Bees Are A Hard Working Lot
Bees are almost always in motion. Fidgeting, cleaning, waggling (the dance bees do to tell other bees the direction and distance of plentiful food stores), laying brood, capping wax over honey-filled honeycombs, and laying down propolis (a sticky glue-like substance that bees use to hold things together). Everybody in the hive has a job, from foraging for food, attending to the Queen Bee, and even cemetery bees that dispose of bees when they expire. There are guard bees, bees that clean off the pollen on the foraging bees, bees that transfer the nectar from the honey sacks of the foraging bees (adding their saliva which helps to magically turn liquid nectar into delicious viscus honey). And there are drones (males): they too have a limited purpose, as they engage the Queen in her one and only mating flight with her chosen males.
The freeloading nature of drones is addressed in the winter time: the males are kicked out of the hive as they have already given their contribution to the welfare of the hive, and their continued existence taxes the honey stores needed by the hive to keep the Queen alive and well. They surround her and rotate in and out of a ball “shivering” to create heat to keep the bees alive, especially the Queen who remains in the center of the ball of bees. Bees are communal creatures: they do what is best for the community no matter what the cost to an individual bee. Imagine how this ethos might transform our churches?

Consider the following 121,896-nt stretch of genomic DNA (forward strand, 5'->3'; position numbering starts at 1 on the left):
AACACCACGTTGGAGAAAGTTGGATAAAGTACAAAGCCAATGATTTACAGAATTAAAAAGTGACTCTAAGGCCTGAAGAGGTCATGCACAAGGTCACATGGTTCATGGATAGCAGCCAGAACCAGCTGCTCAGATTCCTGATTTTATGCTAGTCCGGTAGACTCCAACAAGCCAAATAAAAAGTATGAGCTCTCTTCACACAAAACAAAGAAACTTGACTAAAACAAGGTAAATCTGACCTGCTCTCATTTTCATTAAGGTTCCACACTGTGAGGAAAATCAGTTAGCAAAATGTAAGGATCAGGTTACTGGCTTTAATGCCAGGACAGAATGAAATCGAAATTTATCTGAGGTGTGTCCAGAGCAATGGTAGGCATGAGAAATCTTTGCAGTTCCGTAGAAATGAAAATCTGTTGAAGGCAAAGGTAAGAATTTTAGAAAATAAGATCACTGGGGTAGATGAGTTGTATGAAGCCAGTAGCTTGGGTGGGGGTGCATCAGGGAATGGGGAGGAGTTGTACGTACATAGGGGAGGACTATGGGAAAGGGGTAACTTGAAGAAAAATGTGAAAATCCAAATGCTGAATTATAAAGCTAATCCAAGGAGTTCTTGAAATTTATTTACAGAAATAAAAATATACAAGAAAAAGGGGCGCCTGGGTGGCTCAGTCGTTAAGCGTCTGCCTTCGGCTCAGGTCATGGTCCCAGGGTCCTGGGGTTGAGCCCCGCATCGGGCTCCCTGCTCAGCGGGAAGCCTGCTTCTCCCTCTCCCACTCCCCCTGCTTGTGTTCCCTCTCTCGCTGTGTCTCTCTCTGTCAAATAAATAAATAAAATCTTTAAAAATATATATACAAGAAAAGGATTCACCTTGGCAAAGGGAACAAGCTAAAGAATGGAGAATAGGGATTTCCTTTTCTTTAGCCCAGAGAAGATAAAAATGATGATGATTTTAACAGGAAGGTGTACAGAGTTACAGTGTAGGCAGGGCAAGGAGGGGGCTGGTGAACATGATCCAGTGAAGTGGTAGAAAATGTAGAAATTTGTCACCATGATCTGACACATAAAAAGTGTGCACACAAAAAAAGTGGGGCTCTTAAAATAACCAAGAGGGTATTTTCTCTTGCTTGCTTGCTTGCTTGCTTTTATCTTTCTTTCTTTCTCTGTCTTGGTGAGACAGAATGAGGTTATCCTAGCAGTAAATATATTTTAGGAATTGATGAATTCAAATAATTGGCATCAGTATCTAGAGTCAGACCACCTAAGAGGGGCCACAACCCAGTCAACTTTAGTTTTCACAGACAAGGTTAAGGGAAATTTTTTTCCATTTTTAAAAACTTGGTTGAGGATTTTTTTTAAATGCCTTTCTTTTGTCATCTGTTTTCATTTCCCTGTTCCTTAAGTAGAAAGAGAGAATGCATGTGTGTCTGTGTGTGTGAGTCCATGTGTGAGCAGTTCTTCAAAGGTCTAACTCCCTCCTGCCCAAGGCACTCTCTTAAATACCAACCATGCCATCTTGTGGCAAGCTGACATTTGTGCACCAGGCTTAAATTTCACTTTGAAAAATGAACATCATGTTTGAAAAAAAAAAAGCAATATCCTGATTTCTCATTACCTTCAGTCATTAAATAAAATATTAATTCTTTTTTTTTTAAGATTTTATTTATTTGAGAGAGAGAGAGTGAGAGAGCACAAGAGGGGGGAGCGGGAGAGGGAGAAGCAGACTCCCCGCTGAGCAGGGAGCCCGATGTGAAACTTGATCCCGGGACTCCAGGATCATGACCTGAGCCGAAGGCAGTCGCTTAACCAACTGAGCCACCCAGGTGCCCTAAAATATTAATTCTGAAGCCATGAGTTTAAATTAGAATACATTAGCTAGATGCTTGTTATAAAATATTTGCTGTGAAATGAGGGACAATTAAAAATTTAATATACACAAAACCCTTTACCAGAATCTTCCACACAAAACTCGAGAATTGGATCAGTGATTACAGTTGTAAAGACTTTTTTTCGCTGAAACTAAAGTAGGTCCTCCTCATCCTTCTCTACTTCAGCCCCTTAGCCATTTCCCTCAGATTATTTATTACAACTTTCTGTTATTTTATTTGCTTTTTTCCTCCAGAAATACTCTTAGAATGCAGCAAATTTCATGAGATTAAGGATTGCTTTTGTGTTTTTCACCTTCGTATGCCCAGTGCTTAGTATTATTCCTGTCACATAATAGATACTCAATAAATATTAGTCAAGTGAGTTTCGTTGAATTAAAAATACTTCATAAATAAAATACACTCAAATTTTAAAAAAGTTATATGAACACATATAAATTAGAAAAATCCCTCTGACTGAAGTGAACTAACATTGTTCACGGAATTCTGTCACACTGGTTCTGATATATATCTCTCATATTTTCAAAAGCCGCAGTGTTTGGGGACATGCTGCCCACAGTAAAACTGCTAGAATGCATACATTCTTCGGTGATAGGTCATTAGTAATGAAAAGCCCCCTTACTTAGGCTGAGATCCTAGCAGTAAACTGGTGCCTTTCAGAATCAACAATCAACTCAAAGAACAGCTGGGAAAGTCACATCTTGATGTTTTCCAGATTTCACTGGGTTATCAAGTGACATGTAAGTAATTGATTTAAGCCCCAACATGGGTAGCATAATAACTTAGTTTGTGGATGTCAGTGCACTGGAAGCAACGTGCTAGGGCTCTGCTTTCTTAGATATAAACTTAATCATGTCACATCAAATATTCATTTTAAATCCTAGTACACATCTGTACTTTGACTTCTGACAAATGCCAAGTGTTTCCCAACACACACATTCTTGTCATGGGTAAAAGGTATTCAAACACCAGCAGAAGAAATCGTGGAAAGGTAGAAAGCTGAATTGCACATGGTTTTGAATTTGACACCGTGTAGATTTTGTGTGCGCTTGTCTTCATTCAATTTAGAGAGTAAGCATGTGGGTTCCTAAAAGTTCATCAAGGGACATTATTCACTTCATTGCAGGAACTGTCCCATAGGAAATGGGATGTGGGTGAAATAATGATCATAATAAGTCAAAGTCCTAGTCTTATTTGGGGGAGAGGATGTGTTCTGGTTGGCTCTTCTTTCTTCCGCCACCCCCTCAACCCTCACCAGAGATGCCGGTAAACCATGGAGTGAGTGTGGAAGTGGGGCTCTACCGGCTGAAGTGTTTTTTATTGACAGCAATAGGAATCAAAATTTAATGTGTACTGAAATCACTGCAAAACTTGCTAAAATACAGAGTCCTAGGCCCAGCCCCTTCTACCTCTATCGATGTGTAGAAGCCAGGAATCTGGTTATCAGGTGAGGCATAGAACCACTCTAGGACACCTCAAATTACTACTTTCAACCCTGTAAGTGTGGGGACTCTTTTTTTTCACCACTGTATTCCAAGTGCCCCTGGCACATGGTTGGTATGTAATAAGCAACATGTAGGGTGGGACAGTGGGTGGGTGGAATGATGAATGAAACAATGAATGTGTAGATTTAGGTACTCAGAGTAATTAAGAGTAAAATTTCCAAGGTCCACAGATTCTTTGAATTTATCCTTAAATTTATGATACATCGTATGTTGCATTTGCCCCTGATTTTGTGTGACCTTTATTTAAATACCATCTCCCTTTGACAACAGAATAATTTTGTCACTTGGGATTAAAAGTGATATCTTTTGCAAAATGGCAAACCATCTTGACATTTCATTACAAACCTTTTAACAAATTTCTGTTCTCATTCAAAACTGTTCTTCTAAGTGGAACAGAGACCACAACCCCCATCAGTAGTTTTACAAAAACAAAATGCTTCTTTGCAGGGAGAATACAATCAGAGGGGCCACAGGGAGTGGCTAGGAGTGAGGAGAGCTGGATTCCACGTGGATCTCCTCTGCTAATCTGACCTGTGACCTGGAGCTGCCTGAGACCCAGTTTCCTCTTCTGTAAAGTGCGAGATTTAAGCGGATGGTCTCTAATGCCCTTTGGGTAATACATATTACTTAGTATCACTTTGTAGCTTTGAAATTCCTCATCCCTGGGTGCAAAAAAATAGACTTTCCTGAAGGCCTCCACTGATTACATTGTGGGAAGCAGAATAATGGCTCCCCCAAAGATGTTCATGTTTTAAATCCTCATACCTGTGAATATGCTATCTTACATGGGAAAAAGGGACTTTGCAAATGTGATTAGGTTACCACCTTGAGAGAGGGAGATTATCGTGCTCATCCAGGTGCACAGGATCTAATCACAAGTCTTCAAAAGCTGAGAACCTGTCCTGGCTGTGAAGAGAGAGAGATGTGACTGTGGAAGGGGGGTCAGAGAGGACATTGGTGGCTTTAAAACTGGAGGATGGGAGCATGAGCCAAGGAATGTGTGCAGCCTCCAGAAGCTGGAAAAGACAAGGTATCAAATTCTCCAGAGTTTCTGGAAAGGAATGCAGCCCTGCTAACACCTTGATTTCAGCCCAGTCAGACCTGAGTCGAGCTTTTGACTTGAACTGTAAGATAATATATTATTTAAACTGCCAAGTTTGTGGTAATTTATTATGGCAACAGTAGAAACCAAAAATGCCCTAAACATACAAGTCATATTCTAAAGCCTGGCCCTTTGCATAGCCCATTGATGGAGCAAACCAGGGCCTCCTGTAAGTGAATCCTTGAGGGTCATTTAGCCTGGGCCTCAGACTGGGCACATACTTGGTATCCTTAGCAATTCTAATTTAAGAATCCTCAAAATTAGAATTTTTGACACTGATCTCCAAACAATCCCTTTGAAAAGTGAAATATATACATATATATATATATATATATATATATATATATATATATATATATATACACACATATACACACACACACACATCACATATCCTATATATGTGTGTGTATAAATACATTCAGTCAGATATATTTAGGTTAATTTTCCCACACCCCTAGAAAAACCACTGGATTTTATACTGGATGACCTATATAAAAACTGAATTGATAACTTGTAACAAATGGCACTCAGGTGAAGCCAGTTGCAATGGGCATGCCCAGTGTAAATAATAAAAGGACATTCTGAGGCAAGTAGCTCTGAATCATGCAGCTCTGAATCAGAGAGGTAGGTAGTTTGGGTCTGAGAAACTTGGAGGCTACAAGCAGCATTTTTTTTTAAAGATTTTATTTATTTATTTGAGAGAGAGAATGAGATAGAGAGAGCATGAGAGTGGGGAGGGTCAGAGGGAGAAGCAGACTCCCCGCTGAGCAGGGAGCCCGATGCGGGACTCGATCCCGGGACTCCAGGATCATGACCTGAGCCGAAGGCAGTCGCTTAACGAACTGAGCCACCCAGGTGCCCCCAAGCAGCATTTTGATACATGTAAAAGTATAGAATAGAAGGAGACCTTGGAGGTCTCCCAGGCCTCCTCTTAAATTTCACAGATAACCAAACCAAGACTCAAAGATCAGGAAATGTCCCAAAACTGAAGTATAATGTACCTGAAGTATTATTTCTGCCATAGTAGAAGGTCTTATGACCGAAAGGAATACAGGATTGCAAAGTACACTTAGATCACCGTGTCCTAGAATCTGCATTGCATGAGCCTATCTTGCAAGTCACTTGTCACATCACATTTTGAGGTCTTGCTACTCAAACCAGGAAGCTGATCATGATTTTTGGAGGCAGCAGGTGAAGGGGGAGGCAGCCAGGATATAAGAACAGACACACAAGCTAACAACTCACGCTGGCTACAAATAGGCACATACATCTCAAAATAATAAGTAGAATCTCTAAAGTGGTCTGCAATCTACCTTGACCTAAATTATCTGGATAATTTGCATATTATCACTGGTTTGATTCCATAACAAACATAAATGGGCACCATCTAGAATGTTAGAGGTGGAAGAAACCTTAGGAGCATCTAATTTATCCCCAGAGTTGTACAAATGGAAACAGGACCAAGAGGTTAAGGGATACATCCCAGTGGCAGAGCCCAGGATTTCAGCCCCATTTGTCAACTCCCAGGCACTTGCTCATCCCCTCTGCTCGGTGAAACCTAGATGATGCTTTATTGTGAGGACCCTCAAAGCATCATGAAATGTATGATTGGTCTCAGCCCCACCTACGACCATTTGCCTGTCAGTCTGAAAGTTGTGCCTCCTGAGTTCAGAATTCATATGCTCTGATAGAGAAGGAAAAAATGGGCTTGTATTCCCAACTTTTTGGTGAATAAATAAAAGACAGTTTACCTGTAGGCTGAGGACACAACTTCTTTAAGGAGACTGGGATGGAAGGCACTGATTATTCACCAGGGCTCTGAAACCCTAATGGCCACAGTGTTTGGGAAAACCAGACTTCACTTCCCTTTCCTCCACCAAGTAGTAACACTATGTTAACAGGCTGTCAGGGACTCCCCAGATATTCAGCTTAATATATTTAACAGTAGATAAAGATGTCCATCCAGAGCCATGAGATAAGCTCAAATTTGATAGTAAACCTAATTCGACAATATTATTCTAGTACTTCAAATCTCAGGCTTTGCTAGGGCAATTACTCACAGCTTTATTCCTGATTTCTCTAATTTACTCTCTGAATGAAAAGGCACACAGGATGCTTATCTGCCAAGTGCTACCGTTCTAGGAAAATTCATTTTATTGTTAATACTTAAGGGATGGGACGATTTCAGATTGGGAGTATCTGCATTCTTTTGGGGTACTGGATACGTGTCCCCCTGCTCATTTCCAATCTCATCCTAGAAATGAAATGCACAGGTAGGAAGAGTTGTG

B. Bees Don’t Waste a Thing
Everything bees touch or work on has value. From the pollen which bees “pollinate,” to nectar which is extracted from flowers, to honey and honeycomb. The value of the products and by-products produced by a hive are not only appreciated by bees, but by ancient cultures too. Honey, of course, was used to make candies and act as a sweetener, but was also used as a salve for burns, medicine for indigestion, an antibiotic, and even for embalming (honey never goes bad) just to name a few uses. Honeycomb was dried out, stretched, and used as parchment for ancient writing. Wax was also used to place a seal to authenticate sacred and important documents. Propolis was used as a glue. And yes, some cultures even ate bees themselves as a source of protein (what a waste!).